I kept my first Contacts List in a basic text list, and for a long time, I managed to keep all of my Contacts straight as I moved between and among then-favored or then-leading programs (applications, apps, ...whatever you want to call them).

Sadly, years ago, I carelessly uploaded thousands of accumulated contacts (which at that moment were at least semi-organized) from my local Outlook .PST "up into" Google Gmail's "Contacts," not realizing what an inexcusable mess that was going to create. 

I stubbornly kept piling new information into that Gordian knot, just because I was busy, and because I just "knew" that Google was going to improve their Contacts functionality, over time.  Not so much!

I still don't understand why the supposedly-greatest data-organizing company in the world (Alphabet) can't manage at least a simple flat-file database of Contacts better than they do. 

Google's habit of creating new Contacts for me from...pretty-much anything or anyone I visit or communicate with...irritates me no end.  Of course, I realize I could probably use the Gmail Contacts tool better - but I don't care.  

Meanwhile (can you relate to this?), it doesn't help that every communications carrier or social-media platform pounces on me continuously, asking me to allow them to access (aka: "copy and exploit") all of my Contacts. 

General note to Verizon, AT&T, Facebook, Instagram et al: regarding the question of my allowing you to access my Contact: no thanks!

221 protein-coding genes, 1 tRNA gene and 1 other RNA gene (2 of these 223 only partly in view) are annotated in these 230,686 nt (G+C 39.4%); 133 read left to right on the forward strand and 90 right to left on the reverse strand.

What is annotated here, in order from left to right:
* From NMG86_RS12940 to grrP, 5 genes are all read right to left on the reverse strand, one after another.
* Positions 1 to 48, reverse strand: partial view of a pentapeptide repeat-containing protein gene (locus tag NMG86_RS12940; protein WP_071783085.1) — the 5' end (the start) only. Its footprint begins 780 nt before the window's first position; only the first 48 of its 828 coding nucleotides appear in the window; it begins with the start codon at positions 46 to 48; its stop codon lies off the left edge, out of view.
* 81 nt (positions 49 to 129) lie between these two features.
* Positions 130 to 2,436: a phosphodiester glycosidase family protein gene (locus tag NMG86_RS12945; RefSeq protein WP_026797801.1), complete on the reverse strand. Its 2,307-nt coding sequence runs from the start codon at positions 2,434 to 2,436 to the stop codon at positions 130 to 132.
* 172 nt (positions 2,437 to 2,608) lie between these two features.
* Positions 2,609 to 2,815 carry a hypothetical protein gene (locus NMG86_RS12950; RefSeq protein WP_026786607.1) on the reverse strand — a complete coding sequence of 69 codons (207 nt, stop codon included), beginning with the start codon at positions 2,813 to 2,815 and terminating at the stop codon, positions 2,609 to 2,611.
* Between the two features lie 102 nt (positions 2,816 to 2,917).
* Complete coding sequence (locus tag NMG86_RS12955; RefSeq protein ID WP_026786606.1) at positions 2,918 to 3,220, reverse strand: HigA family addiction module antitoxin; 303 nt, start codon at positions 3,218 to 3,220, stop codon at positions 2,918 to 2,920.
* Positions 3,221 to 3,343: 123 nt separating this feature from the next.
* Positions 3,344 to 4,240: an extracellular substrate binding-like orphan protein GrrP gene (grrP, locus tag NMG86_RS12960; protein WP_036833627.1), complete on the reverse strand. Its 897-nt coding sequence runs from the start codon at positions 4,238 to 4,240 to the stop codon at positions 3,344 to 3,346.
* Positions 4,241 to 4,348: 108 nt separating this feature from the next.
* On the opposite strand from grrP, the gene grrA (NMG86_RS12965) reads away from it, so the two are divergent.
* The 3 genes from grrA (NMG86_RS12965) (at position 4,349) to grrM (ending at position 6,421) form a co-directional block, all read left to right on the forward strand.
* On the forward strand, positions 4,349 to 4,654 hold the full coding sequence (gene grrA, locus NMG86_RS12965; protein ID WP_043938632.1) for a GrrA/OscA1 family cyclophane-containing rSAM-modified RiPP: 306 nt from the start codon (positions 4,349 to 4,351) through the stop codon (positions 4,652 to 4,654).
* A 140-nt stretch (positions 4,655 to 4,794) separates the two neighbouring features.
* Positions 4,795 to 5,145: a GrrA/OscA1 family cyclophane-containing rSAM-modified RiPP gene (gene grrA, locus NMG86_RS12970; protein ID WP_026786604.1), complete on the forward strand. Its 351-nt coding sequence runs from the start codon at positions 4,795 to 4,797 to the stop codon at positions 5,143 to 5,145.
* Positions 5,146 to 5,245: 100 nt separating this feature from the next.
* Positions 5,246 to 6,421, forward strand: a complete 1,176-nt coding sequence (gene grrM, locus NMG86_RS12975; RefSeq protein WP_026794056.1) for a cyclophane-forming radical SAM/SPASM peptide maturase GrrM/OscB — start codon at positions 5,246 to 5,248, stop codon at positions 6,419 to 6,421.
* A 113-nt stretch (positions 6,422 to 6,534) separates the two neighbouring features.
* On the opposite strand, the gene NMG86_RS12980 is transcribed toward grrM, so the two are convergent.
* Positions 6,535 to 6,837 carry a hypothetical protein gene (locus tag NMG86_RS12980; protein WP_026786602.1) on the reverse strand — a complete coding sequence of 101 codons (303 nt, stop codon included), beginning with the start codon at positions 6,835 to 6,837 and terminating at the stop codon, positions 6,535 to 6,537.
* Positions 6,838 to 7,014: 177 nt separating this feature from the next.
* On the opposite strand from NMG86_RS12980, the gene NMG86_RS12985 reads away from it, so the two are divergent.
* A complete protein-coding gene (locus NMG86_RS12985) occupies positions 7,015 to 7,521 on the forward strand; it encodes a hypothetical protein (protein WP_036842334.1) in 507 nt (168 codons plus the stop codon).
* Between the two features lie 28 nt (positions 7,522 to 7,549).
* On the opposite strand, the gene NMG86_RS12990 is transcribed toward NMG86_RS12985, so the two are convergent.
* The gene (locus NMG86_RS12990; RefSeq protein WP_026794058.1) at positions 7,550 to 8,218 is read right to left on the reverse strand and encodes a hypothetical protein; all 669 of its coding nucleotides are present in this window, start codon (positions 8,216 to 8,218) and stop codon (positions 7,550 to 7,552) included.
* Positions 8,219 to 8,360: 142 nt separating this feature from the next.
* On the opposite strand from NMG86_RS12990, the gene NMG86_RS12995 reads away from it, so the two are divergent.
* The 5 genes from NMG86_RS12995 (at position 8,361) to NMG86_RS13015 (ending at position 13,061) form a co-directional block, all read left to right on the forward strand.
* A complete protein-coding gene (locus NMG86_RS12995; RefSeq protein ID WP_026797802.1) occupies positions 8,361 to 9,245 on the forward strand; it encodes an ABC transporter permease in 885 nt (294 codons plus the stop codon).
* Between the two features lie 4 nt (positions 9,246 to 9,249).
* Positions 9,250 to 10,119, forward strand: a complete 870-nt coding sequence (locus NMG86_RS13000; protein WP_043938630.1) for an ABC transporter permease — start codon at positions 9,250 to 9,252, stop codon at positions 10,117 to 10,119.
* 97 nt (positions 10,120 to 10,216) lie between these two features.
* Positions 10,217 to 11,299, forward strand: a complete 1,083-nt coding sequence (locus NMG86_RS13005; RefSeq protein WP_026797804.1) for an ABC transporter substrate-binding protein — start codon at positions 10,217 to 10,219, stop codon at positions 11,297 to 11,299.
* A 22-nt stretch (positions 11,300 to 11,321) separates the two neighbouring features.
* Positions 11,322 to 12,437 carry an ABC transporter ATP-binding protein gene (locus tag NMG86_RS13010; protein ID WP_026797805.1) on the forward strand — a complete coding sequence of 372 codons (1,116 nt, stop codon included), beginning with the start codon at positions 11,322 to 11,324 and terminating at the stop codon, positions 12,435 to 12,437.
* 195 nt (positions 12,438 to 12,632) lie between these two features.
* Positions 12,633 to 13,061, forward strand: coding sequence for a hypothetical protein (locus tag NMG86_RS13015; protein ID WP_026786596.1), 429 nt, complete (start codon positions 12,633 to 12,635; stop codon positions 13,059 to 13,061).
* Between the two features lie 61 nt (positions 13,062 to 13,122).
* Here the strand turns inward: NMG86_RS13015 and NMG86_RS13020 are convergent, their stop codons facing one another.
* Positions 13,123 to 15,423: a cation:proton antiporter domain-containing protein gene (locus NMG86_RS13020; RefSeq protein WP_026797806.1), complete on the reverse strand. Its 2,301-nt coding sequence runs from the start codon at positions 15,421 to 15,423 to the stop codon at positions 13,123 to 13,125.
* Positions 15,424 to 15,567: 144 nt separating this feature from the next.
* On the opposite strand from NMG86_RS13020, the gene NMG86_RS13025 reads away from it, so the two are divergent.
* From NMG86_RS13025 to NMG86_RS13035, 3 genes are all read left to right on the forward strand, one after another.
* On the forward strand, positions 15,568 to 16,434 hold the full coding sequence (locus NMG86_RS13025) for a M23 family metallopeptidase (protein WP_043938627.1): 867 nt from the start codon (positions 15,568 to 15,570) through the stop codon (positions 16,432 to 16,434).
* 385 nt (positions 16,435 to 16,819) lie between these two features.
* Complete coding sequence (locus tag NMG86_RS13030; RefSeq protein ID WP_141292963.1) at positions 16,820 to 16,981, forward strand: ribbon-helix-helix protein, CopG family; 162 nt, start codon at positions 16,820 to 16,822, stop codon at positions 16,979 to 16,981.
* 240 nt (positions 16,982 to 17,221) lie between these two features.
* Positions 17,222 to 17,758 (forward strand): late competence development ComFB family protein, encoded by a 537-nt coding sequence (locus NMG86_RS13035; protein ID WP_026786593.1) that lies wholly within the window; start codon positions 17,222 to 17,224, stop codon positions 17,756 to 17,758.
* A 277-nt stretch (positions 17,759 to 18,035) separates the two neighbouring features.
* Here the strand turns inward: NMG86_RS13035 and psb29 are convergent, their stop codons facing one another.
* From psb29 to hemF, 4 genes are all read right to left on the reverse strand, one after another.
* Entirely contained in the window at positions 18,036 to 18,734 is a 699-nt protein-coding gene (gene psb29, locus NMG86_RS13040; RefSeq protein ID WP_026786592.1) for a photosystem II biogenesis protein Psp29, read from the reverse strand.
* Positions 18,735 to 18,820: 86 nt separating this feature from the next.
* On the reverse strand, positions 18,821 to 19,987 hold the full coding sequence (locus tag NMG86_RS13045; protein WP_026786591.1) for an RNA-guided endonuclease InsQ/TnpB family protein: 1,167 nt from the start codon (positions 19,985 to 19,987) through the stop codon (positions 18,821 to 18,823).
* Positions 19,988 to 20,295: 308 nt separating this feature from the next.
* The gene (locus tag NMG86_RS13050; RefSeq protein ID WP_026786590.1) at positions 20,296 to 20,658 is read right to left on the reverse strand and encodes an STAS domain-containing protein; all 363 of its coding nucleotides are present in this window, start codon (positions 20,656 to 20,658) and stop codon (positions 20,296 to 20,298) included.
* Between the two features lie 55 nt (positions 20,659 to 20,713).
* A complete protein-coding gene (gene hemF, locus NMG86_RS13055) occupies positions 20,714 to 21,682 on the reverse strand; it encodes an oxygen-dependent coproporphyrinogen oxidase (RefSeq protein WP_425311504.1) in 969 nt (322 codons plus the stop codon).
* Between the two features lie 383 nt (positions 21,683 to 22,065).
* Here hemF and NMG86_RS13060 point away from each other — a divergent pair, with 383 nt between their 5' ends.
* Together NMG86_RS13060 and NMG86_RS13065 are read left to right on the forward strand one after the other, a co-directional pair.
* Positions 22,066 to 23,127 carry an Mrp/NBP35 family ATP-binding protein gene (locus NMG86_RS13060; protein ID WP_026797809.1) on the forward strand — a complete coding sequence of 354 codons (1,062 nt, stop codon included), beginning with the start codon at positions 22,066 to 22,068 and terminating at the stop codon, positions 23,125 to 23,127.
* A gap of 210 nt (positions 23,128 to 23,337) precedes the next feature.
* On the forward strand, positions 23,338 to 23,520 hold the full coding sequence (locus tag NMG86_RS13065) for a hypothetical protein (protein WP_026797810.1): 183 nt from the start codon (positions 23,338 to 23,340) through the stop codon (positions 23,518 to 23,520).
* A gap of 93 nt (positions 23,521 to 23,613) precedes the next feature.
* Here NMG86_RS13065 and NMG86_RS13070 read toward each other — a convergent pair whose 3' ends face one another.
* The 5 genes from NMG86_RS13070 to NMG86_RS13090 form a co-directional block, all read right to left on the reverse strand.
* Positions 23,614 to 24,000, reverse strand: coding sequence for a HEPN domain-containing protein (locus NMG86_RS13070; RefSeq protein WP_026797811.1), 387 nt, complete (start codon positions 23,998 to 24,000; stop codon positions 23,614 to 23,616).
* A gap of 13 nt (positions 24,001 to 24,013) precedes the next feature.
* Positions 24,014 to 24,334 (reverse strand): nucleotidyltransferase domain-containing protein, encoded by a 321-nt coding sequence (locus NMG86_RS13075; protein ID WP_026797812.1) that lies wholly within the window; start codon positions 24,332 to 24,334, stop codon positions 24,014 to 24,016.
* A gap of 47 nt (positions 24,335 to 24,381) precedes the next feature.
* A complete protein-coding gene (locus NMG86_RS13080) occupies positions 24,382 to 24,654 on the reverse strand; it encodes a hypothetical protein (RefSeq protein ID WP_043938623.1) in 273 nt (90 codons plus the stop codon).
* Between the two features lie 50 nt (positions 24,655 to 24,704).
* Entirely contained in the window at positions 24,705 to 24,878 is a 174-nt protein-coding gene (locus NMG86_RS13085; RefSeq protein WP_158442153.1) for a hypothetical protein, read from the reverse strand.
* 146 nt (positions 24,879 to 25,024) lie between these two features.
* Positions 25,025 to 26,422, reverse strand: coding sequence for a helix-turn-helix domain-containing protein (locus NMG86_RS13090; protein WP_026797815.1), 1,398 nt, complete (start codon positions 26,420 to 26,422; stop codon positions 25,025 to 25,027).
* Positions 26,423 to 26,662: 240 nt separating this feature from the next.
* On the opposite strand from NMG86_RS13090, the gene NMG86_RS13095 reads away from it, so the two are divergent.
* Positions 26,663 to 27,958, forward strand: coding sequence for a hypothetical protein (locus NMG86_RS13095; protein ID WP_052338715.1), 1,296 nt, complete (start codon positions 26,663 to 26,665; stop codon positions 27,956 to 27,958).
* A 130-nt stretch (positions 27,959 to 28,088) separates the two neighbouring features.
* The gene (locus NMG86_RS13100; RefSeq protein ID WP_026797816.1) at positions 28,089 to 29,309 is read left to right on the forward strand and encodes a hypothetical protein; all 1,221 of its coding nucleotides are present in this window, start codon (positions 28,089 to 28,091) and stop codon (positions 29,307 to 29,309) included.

Alas, I realize most of them will eventually glean most of what they want from me/us, anyway.  We have to protect our data perfectly, all the time, while they only have to penetrate our defenses, once.  It's an asymmetric battle. 

I recently started a fresh Contacts file with a humble app called FullContact.  Once I populate it to my satisfaction, I may reluctantly move my Contacts back into Microsoft Outlook, though I hope I can still use Google Calendar, which I like. 

So...having said all that...I thank you for your offer to discuss PIM's, etc., and look forward to continuing that discussion with you as dictated by time and the arrival of new information...wherever this discussion should continue.

In the end, I hope I can loop all of this information back into the then-latest version of TheBrain, since it would seem to make sense to do so.

Regards, all,



Apologies, Mett, for the delay in getting back with you in response to this discussion about the new PIM I am using. (I recently injured my back, and I'm just now beginning to get caught up with my online/email follow-up.)

Please be on the lookout for my email follow-up:
> Subject Line: doogiePIM

Hope this helps, and I'll be interested in learning more about what you think if you decide to give the app a try. :-)